Fox and The CW have proactively shaken up their fall schedules — compromised by the industry-wide shutdown in place since mid-March.
Both networks have been importing series that weren’t originally on their fall slates to fill the gaps until their regularly scheduled programming can return.
(The CW has pushed the official launch of its “fall” season to early 2021.)
Fox has snatched up “LA’s Finest,” which previously aired to a more limited audience on Spectrum in 2019. A spinoff of the “Bad Boys” movie franchise, the crime drama (currently two seasons) stars Gabrielle Union and Jessica Alba as LA-based cops.
“It has a diverse cast, two great stars … and we felt like it checked a lot of boxes of a show that could be connect with our viewers,” Dan Harrison, Fox’s executive vice president of program planning and content strategy, tells The Post. “So that was a conversation we engaged in early, recognizing the pandemic was not going to be a one-week or two-month situation and would impact life for some time and therefore production for some time. We thought we ought to be smart and aggressive about filling those [scheduling] holes.”
In addition to “LA’s Finest,” Fox has tweaked its schedule in other ways. It will air repeats from Season 3 of National Geographic’s “Cosmos: Possible Worlds,” hosted by Neal deGrasse Tyson, and has moved new entries “Filthy Rich” and “NeXt” from their spring/summer rollouts to the fall.
“Filthy Rich” stars Kim Cattrall (“Sex and the City”) and Gerald McRaney (“House of Cards”). It’s based on a New Zealand format and follows a wealthy Southern family who made their fortune through a Christian TV network. After the network’s founder is killed in a plane crash, complications arise when three unknown family members emerge from the woodwork.
“NeXt,” starring John Slattery (“Mad Men”) is a sci-fi thriller akin to “Mr. Robot” and “Westworld” that follows a Homeland Security team trying to fight and track a rogue AI (artificial intelligence) entity.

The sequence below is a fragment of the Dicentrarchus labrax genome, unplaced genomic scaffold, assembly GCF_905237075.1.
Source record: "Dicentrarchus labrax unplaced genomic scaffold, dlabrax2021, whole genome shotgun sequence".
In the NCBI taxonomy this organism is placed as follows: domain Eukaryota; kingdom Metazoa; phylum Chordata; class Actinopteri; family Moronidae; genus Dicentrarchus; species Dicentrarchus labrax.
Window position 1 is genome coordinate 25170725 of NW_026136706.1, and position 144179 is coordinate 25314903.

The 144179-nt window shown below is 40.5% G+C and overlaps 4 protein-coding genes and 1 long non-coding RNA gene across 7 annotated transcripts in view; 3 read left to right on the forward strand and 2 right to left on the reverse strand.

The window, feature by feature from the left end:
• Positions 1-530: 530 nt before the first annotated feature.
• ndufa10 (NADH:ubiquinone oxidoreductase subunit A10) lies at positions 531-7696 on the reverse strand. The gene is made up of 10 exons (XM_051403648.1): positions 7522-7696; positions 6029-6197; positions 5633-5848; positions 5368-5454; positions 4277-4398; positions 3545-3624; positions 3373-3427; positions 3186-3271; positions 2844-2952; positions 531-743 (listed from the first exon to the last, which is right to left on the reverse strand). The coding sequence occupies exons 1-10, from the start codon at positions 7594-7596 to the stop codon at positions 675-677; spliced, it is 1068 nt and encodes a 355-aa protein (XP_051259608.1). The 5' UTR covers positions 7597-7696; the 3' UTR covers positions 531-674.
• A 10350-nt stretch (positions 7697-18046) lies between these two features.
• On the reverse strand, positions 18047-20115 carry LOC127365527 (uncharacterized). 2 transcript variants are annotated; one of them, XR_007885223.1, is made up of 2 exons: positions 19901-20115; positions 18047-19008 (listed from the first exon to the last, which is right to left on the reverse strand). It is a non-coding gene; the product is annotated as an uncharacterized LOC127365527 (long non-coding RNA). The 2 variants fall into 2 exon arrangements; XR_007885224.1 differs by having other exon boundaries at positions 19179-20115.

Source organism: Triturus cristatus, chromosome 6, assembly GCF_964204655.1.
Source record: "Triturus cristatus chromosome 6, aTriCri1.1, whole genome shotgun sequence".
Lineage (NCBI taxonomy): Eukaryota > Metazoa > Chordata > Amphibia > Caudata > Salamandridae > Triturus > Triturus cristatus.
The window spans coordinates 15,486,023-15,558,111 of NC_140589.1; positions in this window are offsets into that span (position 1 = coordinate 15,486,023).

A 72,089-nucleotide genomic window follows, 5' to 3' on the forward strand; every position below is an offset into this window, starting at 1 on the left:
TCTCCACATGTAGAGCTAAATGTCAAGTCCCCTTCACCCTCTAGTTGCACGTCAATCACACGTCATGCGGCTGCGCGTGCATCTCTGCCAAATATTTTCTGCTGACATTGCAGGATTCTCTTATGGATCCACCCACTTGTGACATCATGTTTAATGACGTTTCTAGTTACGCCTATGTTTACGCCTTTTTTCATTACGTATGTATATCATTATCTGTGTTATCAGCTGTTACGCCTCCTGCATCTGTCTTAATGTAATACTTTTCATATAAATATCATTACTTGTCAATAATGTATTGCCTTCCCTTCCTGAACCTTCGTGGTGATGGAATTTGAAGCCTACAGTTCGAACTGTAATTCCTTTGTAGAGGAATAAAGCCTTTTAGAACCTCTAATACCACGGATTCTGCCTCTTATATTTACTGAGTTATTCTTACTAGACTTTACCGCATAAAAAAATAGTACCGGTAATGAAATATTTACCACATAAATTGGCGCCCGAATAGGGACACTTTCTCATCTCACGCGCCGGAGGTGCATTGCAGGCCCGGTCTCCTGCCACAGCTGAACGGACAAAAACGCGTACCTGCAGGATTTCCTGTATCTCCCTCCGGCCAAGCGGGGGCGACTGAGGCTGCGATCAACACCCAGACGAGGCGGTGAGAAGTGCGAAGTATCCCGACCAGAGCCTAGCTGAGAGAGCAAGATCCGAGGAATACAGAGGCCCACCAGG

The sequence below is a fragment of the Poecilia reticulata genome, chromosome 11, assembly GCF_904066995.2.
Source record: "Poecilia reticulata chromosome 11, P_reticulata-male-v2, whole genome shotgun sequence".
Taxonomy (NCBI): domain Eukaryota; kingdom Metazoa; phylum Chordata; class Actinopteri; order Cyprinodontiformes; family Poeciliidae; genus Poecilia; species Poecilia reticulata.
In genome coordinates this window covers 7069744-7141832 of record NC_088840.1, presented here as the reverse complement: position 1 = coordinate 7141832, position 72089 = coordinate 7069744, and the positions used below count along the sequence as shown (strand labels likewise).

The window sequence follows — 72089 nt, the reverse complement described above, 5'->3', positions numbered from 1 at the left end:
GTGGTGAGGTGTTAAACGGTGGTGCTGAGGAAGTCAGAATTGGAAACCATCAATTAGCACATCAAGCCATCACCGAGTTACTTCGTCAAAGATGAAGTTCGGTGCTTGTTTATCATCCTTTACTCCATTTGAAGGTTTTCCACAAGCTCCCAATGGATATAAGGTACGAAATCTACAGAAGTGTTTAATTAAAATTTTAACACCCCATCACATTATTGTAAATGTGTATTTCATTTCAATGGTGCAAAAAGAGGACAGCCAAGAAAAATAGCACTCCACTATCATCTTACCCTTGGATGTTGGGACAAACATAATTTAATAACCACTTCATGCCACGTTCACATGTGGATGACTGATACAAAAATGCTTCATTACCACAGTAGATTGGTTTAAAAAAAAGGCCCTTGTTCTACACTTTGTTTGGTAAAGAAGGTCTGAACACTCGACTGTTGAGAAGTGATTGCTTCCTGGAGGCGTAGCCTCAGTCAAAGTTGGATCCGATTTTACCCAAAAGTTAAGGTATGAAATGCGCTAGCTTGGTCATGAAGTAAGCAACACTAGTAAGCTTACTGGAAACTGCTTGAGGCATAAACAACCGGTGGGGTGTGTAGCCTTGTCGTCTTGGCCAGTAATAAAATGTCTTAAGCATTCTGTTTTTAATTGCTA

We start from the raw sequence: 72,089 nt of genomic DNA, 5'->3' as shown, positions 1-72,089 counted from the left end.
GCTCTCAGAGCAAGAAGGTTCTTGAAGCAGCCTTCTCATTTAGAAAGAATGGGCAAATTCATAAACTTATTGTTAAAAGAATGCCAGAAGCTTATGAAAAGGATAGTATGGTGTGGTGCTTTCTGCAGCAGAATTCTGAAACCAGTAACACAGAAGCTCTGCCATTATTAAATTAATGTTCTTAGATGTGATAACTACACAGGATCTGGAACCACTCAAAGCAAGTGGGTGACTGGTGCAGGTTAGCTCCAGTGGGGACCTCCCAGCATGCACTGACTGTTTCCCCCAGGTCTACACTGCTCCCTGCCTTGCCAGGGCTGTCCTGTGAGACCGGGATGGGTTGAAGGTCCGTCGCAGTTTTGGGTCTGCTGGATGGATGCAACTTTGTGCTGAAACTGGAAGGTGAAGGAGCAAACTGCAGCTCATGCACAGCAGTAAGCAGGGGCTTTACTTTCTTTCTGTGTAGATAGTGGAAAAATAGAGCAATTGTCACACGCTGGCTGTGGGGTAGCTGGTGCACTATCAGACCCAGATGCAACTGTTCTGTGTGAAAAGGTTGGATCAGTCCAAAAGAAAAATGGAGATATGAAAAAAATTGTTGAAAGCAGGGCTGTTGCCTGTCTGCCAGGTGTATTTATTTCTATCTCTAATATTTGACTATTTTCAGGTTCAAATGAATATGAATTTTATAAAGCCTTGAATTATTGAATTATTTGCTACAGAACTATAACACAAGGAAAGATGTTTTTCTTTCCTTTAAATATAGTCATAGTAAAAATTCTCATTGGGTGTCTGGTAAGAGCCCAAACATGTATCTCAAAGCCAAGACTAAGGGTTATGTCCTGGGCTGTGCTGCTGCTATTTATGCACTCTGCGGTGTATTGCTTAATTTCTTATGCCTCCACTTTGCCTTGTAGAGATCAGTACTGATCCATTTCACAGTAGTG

“Both of those shows we had scheduled to premiere in the late spring and play into the summer,” says Harrison. “We made the strategic decision early on in the pandemic to pivot, and we had the luxury of being able to be nimble there.”
With the bulk of The CW’s new shows now premiering next year, “Supernatural” — in its 15th season — won’t end anytime soon. Its finale, which was originally slated to air this spring, has been pushed to an unannounced date. The network has added the eerie anthology series “Tell Me a Story” — which streamed on CBS All Access from 2018-2020 — to its fall schedule, along with “Swamp Thing,” which was canceled by DC Universe after one troubled season.
The CW is also importing the British series “Devils,” starring Patrick Demsey (“Grey’s Anatomy”) as a ruthless London bank CEO who ends up in an international battle of wits and financial intrigue when his protege (Alessandro Borghi) is accused of murder.
“We’re having discussions on how to responsibly resume production as quickly and as reasonably and safely as possible,” says Fox’s Harrison. “Speed is not the key factor, it’s about doing this in the right way.
“We want to be sensitive to everything that is going on.”
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